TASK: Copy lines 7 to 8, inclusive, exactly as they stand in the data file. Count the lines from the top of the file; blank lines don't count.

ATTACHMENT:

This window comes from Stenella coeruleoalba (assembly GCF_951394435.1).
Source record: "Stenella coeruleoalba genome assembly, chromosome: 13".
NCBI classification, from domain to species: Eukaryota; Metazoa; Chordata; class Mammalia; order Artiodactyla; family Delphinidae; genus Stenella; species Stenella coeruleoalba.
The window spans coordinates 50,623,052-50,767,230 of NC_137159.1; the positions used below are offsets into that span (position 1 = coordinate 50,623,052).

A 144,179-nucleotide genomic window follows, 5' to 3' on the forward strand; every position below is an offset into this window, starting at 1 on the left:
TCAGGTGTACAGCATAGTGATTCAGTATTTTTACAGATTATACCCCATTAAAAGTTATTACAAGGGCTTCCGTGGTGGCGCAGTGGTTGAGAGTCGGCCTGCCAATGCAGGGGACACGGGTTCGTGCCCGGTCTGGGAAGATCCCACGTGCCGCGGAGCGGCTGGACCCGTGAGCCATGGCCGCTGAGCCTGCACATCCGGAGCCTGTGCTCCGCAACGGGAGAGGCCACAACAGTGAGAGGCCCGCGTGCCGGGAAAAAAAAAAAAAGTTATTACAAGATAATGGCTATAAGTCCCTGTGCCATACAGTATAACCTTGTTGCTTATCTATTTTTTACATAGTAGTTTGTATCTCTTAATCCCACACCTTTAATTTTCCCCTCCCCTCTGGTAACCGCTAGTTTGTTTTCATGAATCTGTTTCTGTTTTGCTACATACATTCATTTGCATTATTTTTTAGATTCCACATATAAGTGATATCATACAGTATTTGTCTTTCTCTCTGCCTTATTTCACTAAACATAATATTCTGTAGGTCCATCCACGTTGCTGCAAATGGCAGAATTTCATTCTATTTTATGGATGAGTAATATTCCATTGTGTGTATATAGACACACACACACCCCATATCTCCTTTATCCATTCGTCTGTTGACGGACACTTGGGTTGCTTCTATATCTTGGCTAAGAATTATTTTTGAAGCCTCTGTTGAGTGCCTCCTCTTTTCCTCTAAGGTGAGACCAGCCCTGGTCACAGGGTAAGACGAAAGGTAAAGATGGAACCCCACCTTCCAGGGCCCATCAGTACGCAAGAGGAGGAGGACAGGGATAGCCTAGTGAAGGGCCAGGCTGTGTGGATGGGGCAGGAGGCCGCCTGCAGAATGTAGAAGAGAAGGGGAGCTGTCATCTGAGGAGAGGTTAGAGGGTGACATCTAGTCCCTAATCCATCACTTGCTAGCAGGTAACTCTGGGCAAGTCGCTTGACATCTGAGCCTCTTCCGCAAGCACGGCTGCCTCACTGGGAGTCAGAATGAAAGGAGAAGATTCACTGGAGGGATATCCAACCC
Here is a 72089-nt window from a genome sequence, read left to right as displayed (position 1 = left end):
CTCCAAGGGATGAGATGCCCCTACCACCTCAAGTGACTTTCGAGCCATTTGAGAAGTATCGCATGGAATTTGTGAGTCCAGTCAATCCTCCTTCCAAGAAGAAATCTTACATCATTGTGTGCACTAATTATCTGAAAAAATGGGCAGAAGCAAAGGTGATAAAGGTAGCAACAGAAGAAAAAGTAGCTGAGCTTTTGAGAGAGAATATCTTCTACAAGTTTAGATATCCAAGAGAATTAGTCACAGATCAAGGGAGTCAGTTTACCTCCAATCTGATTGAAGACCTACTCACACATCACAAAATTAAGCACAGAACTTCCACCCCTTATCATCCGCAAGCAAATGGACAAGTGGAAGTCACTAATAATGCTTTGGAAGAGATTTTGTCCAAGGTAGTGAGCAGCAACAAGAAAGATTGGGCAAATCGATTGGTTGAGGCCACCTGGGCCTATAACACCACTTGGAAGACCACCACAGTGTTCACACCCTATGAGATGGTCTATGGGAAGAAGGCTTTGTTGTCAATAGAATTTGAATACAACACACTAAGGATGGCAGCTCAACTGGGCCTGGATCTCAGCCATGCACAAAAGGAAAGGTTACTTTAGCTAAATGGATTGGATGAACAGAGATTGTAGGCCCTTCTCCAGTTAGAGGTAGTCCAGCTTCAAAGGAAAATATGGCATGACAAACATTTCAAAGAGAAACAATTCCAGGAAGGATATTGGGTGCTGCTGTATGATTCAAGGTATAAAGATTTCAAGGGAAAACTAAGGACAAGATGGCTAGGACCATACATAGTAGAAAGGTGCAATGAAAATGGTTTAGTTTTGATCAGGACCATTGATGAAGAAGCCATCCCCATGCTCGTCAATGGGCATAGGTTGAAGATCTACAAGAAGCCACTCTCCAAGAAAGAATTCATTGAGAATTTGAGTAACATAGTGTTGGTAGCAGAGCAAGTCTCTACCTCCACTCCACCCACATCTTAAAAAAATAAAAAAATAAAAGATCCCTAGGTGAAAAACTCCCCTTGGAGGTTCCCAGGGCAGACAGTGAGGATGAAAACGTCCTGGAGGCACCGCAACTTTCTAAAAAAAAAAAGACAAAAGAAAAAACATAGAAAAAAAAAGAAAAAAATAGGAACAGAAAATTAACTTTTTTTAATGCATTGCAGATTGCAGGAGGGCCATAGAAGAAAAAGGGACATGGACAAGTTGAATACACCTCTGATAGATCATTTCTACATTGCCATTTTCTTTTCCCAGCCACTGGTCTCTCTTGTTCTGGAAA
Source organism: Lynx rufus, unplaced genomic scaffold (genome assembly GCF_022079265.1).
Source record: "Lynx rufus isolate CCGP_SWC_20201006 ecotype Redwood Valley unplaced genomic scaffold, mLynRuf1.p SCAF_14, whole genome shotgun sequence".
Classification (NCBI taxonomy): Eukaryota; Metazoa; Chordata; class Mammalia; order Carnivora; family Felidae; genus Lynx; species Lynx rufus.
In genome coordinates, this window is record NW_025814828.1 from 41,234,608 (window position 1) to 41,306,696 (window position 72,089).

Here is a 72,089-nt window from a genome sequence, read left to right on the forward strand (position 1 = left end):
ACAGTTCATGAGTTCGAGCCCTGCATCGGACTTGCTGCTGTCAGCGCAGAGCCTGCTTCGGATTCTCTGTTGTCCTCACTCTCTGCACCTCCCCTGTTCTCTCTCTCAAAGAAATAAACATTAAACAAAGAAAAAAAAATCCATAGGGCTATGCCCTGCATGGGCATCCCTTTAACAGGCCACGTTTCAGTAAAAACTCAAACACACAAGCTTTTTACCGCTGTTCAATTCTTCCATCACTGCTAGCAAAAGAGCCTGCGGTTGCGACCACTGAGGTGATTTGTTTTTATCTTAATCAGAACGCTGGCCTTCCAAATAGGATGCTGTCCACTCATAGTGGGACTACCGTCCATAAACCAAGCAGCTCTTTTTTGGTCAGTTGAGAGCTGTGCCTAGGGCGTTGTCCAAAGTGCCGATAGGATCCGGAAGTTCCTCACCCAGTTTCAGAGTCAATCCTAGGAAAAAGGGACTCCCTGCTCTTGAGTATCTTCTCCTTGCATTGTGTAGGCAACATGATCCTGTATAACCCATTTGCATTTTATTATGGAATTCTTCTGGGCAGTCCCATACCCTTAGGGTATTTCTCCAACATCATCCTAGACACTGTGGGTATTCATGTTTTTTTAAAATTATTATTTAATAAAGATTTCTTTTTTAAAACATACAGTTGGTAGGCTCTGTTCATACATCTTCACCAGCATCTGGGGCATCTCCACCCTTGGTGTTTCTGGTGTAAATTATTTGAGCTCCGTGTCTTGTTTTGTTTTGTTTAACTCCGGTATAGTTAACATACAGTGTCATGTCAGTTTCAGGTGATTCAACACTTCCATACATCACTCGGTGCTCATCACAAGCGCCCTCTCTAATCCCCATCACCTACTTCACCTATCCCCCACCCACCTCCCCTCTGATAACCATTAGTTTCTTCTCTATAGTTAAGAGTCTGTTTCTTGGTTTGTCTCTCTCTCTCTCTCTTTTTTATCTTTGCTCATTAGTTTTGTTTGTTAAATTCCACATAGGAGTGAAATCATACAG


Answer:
Here is a 72089-nt window from a genome sequence, read left to right as displayed (position 1 = left end):
CTCCAAGGGATGAGATGCCCCTACCACCTCAAGTGACTTTCGAGCCATTTGAGAAGTATCGCATGGAATTTGTGAGTCCAGTCAATCCTCCTTCCAAGAAGAAATCTTACATCATTGTGTGCACTAATTATCTGAAAAAATGGGCAGAAGCAAAGGTGATAAAGGTAGCAACAGAAGAAAAAGTAGCTGAGCTTTTGAGAGAGAATATCTTCTACAAGTTTAGATATCCAAGAGAATTAGTCACAGATCAAGGGAGTCAGTTTACCTCCAATCTGATTGAAGACCTACTCACACATCACAAAATTAAGCACAGAACTTCCACCCCTTATCATCCGCAAGCAAATGGACAAGTGGAAGTCACTAATAATGCTTTGGAAGAGATTTTGTCCAAGGTAGTGAGCAGCAACAAGAAAGATTGGGCAAATCGATTGGTTGAGGCCACCTGGGCCTATAACACCACTTGGAAGACCACCACAGTGTTCACACCCTATGAGATGGTCTATGGGAAGAAGGCTTTGTTGTCAATAGAATTTGAATACAACACACTAAGGATGGCAGCTCAACTGGGCCTGGATCTCAGCCATGCACAAAAGGAAAGGTTACTTTAGCTAAATGGATTGGATGAACAGAGATTGTAGGCCCTTCTCCAGTTAGAGGTAGTCCAGCTTCAAAGGAAAATATGGCATGACAAACATTTCAAAGAGAAACAATTCCAGGAAGGATATTGGGTGCTGCTGTATGATTCAAGGTATAAAGATTTCAAGGGAAAACTAAGGACAAGATGGCTAGGACCATACATAGTAGAAAGGTGCAATGAAAATGGTTTAGTTTTGATCAGGACCATTGATGAAGAAGCCATCCCCATGCTCGTCAATGGGCATAGGTTGAAGATCTACAAGAAGCCACTCTCCAAGAAAGAATTCATTGAGAATTTGAGTAACATAGTGTTGGTAGCAGAGCAAGTCTCTACCTCCACTCCACCCACATCTTAAAAAAATAAAAAAATAAAAGATCCCTAGGTGAAAAACTCCCCTTGGAGGTTCCCAGGGCAGACAGTGAGGATGAAAACGTCCTGGAGGCACCGCAACTTTCTAAAAAAAAAAAGACAAAAGAAAAAACATAGAAAAAAAAAGAAAAAAATAGGAACAGAAAATTAACTTTTTTTAATGCATTGCAGATTGCAGGAGGGCCATAGAAGAAAAAGGGACATGGACAAGTTGAATACACCTCTGATAGATCATTTCTACATTGCCATTTTCTTTTCCCAGCCACTGGTCTCTCTTGTTCTGGAAA